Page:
"Venice of America"is more than a humble brag on Fort Lauderdale's official city seal. This destination's world-famous sobriquet is a nickname based on the 300 miles of inland waterways that run through Greater Fort Lauderdale, with about 165 of those miles in the city of Fort Lauderdale itself.
When visitors and locals call this tropical destination the Venice of America, it’s because these winding ribbons of waterways aren’t just for show. The extra bragging rights come from how Greater Fort Lauderdale makes good use of them, cultivating a water-lover lifestyle that you can enjoy year-round under the warm sunshine state.
Whether you are a foodie or a fishing enthusiast, a paddleboarder, or a party-boater, you’ll find many ways to stay, play and dine on the waterways in Greater Fort Lauderdale.
Three forts named “Fort Lauderdale” were constructed: the first was at the fork of the New River, the second was at Tarpon Bend on the New River between the present-day Colee Hammock and Rio Vista neighborhoods third was near the site of the Bahia Mar Marina.
Nestled halfway between Miami and Palm Beach, the 183,109 in 2021 residents of the City of Fort Lauderdale have acclimated to enjoying the best of both worlds. No longer the bedroom for America’s gateway to the Caribbean and South America or a vacation dreamland whose existence depends solely on a continuous infusion of tourist dollars, Fort Lauderdale has matured into a thriving, vibrant municipality with incandescent prospects.
The 36 square miles encompassing the city are permeated with 86 miles of internal waterways and bordered by 7 miles of the Atlantic Ocean. The network of canals connecting the extensive natural river system and the city’s magnetic attraction to tourists is reminiscent of Venice, Italy. It is the largest of Broward’s 30 cities and seventh in the State of Florida. The city opted to govern itself through a 5-member City Commission, whose will is actualized by a strong “City Manager.” This political structure, a venue shared by Miami, is an unusual governance format for major cities.
The “Venice of America” has economically evolved from its earlier dependency on tourism to a varied, well-balanced haven for old-line industries and an incubator for new ones. The international access afforded by its location naturally lends itself to the manufacturing, finance, and insurance industries. Advantaged by the area and the city’s longtime penchant for nurturing leisure activities, its Marine industry is world-class. A healthy percentage of the millions of tourists passing through Fort Lauderdale opt to stay.
This phenomenon, along with its reputation as a retirement mecca and a magnet for new industries, feeds a high-powered real estate industry. Hurricanes aside, Fort Lauderdale’s reliable semi-tropical climate and limitless availability of picture-postcard locales lend themselves to a burgeoning film and television production industry. The city is home to a robust avionics/aerospace industry. From computers to biotechnology, Fort Lauderdale has shared in South Florida’s attraction to new high-technology industries.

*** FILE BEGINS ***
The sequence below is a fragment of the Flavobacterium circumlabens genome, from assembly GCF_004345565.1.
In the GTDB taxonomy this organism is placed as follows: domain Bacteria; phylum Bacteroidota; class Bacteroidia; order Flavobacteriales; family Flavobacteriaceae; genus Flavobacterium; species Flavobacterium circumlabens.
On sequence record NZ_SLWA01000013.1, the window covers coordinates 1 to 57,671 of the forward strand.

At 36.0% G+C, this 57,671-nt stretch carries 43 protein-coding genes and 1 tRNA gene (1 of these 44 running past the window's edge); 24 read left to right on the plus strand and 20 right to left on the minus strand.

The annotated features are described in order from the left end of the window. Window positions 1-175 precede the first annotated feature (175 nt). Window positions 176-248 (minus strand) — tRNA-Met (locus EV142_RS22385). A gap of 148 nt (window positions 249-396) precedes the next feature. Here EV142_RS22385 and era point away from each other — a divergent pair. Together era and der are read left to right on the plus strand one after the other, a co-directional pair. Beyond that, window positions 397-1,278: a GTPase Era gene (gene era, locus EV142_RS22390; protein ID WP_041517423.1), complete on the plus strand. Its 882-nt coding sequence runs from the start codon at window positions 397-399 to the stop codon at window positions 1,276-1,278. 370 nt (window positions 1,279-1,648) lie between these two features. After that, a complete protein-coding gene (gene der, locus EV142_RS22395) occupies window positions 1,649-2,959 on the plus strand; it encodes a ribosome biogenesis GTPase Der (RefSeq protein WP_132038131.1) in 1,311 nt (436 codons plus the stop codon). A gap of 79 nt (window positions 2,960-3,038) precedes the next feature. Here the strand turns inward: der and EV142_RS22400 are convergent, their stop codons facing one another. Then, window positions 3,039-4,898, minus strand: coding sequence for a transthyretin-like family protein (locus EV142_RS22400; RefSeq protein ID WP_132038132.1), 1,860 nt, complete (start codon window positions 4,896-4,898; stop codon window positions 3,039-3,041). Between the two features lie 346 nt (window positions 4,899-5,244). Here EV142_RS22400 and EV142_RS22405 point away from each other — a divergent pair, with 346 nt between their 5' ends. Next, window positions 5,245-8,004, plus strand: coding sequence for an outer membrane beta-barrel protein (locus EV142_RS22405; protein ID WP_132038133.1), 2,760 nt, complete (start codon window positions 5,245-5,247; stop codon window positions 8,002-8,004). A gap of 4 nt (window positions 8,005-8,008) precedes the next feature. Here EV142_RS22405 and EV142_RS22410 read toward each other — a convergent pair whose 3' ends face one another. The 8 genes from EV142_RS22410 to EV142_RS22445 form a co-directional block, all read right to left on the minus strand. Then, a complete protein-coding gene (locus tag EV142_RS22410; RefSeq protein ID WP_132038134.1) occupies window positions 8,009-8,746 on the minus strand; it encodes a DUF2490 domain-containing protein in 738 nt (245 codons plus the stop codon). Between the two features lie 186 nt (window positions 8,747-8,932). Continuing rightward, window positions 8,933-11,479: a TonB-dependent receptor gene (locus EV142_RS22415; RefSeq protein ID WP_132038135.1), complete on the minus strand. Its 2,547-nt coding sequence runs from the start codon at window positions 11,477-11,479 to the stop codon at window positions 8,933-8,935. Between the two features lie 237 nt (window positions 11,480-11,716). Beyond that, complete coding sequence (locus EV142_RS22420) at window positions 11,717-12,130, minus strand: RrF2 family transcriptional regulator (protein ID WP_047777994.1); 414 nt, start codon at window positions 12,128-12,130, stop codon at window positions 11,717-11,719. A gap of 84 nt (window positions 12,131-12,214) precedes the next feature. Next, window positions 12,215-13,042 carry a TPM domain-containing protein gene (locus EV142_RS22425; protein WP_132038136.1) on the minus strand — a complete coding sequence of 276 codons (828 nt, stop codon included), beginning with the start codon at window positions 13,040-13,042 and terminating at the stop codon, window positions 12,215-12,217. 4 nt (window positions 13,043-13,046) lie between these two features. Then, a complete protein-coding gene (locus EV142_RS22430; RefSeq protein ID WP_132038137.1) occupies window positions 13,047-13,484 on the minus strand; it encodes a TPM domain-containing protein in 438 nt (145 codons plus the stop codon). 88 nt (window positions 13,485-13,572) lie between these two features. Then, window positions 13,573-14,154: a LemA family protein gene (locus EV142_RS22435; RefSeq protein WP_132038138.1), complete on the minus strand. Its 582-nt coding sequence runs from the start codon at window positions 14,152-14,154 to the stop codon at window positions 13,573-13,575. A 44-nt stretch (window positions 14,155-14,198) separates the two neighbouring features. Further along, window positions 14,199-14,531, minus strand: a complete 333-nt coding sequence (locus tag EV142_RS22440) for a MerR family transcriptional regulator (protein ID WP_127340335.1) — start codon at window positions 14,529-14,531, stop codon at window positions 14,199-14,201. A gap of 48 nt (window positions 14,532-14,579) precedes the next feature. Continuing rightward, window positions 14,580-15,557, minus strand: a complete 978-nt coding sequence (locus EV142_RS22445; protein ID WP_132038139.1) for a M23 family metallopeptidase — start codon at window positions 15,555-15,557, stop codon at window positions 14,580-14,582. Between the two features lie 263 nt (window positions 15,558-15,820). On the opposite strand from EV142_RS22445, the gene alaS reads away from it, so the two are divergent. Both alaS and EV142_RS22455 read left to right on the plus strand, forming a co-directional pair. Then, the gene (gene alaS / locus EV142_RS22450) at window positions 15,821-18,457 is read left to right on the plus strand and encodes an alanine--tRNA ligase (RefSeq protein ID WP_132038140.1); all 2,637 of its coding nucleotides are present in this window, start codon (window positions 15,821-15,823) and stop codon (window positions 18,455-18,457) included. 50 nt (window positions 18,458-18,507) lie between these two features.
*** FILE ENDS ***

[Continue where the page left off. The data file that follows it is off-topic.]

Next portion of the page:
Despite being a significant city bordered by 9 other municipalities, Fort Lauderdale has managed to retain the benefits of small-town life. To better maintain and perpetuate their unique identities, each neighborhood manages its own affairs. The City Commissioners are charged with blending the interests of their neighborhood constituents with those of the city. There is no shortage of opportunities for political input.
The municipality oversees a substantial roster of structured citizen’s committees from which it draws guidance and public opinion. Non-governmental Neighborhood Associations exert significant influence over the issues affecting participating residents. This variety of political input mechanisms has served to keep the city’s leadership in touch with the differing needs of its individual neighborhoods. This political balance has promulgated the relatively unfettered parallel development of Fort Lauderdale’s various communities without sacrificing the distinguishing characteristics that attracted their inhabitants.
In 2003 revealed that a 3 year period of gross mismanagement had transformed a city with an $18.3 billion tax base into a municipal basket case. As stated by District 1 City Commissioner Christine Teel in December of 2003, “The 2003 City of Fort Lauderdale budget, offered by the former administration, was balanced using assumed savings that simply did not exist in reality. It contained revenue overestimates and expenditure underestimates. If we had put that budget into motion, we would have literally run out of money by the end of the year.” The painful ordeal experienced by the city’s residents, employees, and public officials is chronicled in this website’s Fort Lauderdale Budget Bust section. By the end of 2005, the town had mostly recovered from the ill effects suffered during the 2 to 3 years it took to re establish fiscal viability.